Steller’s Jay.

Birds of Nakusp: Steller’s Jay

Anyone with a bird feeder will have noticed Steller’s Jays in their yard.

Gary Davidson

Arrow Lakes News

Anyone with a bird feeder will have noticed Steller’s Jays in their yard.  And even if you don’t have a feeder these large dark blue birds are fairly easy to see. Many people incorrectly refer to them as Blue Jays. But true Blue Jays are a much paler blue and have extensive white in their plumage. They are generally restricted to the east side of the Rockies, although their numbers have been increasing in B.C. in recent years. In contrast, Steller’s Jays are found almost exclusively west of the Rocky Mountains.

Jays are members of the same family as the crows and ravens, and therefore have some of the same behaviours. While many people are aware that crows and ravens will rob other birds’ nests of their eggs and young, most do not realize that jays practise this same bad habit! All members of the family are known as omnivorous feeders, that is, they will eat a wide variety of foods including both plant and animal items. At feeders, jays are often seen shoveling seeds into their beaks as fast as they can. It would seem they are picking up more seeds than their mouths can possibly hold. And they are! A special pouch, called a crop, in their throat enables them to pick up and transport large amounts of food. If you watch a jay after it has been at your feeder, you may observe it hiding all that seed somewhere else. Later in the winter, when food normally becomes harder to find, they will dig up their reserves!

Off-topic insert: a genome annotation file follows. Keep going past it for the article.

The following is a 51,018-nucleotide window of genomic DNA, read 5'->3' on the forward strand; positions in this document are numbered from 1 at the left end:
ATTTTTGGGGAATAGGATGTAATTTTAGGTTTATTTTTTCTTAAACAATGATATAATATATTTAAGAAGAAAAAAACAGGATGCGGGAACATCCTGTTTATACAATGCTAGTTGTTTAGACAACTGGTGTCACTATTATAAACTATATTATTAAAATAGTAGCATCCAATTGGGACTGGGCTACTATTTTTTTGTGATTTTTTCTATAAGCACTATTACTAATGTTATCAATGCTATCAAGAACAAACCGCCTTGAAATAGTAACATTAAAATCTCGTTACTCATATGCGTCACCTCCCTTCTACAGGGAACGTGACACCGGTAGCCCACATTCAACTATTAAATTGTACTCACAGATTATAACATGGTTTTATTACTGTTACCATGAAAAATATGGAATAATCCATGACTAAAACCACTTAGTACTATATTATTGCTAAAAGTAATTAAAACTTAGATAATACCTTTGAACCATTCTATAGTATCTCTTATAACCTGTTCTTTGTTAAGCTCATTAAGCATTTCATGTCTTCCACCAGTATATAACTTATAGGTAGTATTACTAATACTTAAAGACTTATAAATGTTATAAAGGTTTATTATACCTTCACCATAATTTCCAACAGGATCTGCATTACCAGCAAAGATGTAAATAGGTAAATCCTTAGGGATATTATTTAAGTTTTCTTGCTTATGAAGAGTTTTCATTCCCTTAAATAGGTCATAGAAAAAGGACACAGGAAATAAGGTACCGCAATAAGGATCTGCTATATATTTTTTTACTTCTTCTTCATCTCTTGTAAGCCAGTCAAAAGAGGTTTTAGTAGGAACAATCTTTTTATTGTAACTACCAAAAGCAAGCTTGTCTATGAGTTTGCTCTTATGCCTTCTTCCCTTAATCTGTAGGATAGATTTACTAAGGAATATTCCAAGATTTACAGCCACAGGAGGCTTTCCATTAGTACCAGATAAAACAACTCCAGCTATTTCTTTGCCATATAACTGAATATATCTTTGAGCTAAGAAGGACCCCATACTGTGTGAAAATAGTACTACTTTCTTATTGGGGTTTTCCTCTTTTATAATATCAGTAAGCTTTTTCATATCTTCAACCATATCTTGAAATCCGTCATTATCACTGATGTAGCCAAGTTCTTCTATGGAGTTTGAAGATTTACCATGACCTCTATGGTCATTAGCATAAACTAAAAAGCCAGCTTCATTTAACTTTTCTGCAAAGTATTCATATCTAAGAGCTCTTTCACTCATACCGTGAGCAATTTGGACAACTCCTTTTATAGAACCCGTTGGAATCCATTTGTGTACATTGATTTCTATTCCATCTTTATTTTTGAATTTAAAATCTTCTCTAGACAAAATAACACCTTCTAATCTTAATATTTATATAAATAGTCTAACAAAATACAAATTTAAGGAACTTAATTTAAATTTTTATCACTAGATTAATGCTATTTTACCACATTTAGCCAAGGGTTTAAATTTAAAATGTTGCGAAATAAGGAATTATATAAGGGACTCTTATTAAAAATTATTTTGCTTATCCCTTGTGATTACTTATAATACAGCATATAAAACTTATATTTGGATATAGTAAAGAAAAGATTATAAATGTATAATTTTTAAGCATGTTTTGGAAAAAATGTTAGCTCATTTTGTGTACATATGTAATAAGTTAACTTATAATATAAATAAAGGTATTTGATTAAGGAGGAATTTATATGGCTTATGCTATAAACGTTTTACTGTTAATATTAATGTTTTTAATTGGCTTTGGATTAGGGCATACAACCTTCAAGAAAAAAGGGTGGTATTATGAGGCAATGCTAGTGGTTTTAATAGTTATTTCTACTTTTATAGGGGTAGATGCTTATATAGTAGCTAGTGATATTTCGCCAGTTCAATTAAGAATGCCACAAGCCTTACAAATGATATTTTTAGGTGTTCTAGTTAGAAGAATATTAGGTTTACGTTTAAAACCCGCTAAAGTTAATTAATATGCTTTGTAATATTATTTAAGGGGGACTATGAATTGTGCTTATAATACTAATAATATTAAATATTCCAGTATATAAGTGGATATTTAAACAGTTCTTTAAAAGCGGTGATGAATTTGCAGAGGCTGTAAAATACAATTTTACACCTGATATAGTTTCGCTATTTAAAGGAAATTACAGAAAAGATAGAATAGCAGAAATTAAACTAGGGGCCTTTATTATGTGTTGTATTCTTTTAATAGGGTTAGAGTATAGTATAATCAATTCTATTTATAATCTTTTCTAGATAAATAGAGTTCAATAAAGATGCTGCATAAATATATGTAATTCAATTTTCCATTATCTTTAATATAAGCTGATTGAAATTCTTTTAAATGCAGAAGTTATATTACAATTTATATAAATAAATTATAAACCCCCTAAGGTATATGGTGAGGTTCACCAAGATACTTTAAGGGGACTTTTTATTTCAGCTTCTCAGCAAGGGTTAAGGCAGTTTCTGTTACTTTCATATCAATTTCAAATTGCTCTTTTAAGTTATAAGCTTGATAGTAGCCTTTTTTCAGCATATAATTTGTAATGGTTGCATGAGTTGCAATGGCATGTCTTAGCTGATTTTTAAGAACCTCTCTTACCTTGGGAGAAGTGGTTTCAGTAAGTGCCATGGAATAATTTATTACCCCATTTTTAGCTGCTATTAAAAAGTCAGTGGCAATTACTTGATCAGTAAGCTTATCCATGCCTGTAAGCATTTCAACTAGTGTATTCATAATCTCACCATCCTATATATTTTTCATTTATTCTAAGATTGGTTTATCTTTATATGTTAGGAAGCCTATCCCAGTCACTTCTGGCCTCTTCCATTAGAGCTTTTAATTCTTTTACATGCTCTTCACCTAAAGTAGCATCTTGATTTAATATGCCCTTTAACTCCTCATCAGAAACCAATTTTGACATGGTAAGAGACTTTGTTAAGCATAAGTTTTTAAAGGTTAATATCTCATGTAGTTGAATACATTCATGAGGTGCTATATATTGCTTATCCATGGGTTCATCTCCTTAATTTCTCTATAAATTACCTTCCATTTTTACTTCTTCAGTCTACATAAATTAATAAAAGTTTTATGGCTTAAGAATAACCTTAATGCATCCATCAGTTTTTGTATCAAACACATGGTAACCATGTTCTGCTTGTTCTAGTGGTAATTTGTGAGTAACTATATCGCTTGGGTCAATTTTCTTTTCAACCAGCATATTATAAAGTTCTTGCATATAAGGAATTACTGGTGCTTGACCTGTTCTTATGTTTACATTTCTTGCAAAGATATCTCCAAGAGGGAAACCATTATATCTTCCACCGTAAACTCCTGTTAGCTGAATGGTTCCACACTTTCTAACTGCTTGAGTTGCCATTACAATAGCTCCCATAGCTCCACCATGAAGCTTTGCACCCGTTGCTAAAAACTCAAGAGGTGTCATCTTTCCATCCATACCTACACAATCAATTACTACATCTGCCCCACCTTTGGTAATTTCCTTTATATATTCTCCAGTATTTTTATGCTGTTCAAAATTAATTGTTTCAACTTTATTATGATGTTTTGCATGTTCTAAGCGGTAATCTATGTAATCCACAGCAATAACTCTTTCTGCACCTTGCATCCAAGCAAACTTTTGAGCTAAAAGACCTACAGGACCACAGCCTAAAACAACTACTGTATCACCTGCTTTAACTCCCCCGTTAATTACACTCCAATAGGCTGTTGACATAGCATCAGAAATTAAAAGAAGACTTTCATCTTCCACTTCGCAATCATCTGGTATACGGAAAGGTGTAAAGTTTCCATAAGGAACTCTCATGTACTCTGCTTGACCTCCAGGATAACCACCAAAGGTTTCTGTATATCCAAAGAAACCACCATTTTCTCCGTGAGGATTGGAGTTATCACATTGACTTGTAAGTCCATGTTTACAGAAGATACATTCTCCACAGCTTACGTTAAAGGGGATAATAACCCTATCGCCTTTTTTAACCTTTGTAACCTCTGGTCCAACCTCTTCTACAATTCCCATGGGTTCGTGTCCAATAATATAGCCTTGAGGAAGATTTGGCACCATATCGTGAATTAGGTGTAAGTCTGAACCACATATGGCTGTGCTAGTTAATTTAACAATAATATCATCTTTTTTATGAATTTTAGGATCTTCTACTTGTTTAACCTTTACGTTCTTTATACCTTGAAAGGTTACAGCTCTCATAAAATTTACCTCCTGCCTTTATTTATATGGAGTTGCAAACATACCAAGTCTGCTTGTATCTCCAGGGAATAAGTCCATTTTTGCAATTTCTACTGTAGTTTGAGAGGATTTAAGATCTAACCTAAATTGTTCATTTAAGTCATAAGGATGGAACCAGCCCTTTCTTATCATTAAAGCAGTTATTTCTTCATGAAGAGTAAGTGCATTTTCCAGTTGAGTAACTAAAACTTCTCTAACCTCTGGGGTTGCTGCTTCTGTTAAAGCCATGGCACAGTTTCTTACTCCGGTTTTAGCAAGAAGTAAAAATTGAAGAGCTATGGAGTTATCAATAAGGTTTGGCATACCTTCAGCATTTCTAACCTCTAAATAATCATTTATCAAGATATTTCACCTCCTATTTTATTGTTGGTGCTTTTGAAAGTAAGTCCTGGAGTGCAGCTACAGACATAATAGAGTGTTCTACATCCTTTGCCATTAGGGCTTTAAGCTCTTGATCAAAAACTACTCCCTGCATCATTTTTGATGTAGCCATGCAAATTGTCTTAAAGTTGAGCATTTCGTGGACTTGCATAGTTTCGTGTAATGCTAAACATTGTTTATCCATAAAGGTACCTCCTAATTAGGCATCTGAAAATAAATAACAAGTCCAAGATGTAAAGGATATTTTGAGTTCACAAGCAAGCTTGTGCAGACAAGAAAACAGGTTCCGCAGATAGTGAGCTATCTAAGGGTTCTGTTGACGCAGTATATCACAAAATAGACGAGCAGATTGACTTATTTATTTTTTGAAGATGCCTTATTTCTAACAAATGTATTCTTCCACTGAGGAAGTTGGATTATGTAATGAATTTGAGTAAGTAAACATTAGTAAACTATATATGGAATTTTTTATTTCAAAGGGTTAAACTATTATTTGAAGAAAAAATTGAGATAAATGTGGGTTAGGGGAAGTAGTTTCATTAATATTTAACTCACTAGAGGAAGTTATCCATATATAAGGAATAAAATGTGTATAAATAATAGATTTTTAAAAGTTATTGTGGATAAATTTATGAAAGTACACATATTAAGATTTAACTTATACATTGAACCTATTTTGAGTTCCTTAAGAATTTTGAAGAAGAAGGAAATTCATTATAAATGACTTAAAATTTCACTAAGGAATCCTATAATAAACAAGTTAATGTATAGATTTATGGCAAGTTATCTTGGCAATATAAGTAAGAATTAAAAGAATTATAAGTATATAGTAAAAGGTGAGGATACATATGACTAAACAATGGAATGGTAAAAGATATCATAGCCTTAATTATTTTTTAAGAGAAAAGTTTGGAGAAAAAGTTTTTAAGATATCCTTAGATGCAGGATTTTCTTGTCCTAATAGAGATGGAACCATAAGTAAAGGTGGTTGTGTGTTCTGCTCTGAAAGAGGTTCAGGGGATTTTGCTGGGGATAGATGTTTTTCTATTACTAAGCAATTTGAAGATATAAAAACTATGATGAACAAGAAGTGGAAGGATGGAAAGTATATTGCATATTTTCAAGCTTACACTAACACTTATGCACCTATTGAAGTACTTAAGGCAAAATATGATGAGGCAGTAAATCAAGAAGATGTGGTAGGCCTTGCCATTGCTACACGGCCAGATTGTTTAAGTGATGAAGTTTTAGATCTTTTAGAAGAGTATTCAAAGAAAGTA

Steller’s Jays are usually found in association with coniferous trees. 85 per cent of all known nests in British Columbia are in such trees. Most nests are built in smaller conifers, and located close to the top of the tree, on a branch near the trunk. Almost 70 per cent of the nests are situated between 2 and 5 metres above the ground. Steller’s Jays begin nesting quite early in the year; nests with eggs have been found in early April.

One rather interesting skill possessed by this species is its ability to mimic other birds. We generally just hear a lot of loud raucous sounds coming from jays, but on occasions they will break into a series of complex and varied phrases, made up of sounds copied from other species. At times, their imitations are good enough to fool unsuspecting birders!

In 1987 the Steller’s Jay was declared the official provincial bird of British Columbia. The declaration came following a province wide vote to select a bird in which 80,000 residents cast a vote. Perhaps the voters weren’t aware of this bird’s nest robbing tendencies!


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